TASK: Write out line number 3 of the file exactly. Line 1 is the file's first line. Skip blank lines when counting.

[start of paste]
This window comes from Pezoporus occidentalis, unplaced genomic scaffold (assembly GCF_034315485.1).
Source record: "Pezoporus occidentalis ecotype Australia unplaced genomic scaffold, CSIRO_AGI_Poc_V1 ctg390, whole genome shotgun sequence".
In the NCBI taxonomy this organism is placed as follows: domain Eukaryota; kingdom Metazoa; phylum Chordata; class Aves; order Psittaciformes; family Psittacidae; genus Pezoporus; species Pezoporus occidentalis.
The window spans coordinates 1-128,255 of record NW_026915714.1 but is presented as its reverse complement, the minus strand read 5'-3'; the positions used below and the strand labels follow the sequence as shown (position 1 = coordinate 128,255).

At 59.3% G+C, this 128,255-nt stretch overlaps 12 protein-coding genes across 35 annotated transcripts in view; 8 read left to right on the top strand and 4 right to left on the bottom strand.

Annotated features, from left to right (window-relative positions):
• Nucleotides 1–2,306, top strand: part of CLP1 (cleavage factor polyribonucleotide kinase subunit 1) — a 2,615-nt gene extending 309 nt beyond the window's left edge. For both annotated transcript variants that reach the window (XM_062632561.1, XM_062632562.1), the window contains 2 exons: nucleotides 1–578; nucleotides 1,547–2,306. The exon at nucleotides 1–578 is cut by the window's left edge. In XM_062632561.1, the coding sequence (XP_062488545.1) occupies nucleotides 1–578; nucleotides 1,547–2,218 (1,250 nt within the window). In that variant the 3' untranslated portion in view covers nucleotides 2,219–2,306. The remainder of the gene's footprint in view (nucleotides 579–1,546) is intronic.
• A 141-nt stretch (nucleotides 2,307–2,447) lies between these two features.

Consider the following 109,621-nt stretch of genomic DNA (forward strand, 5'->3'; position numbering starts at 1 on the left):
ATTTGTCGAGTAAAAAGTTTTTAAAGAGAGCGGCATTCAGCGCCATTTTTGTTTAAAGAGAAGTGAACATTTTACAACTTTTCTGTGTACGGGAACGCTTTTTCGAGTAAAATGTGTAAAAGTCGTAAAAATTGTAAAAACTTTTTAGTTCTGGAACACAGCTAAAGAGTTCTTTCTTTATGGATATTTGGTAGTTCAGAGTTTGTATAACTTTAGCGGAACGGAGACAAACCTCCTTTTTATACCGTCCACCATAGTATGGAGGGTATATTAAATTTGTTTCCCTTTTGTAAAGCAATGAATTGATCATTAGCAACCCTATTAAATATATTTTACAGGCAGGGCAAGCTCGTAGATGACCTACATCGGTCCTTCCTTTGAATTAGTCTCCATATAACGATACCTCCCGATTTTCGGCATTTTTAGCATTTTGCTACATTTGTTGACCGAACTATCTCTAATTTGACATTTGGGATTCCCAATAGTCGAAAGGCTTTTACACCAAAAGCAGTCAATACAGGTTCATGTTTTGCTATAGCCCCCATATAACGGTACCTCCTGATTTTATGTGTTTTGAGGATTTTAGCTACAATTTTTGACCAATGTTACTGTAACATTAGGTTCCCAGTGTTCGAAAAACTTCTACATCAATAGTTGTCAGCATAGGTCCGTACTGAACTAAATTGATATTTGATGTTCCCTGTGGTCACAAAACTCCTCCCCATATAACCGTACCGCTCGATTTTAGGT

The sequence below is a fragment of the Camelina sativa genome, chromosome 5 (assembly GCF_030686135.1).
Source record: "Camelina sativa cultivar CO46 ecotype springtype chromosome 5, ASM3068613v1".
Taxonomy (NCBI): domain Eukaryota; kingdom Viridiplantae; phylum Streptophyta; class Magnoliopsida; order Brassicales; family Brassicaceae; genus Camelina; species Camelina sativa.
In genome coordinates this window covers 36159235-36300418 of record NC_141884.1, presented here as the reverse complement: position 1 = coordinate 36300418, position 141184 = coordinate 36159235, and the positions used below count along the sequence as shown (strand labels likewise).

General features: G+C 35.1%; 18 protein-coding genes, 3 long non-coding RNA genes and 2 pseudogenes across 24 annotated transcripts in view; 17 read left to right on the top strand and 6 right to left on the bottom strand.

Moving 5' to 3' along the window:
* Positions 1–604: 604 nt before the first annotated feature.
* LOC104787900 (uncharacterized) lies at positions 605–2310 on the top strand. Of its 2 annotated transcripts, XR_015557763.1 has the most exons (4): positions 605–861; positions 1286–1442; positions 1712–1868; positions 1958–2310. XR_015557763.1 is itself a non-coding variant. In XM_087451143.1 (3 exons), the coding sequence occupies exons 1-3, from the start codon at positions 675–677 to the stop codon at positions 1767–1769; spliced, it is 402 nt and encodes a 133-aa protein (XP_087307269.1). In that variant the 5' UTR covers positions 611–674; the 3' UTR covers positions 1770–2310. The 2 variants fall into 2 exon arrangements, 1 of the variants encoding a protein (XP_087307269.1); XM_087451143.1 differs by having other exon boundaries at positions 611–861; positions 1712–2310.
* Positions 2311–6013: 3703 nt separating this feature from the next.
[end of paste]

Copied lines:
In the NCBI taxonomy this organism is placed as follows: domain Eukaryota; kingdom Metazoa; phylum Chordata; class Aves; order Psittaciformes; family Psittacidae; genus Pezoporus; species Pezoporus occidentalis.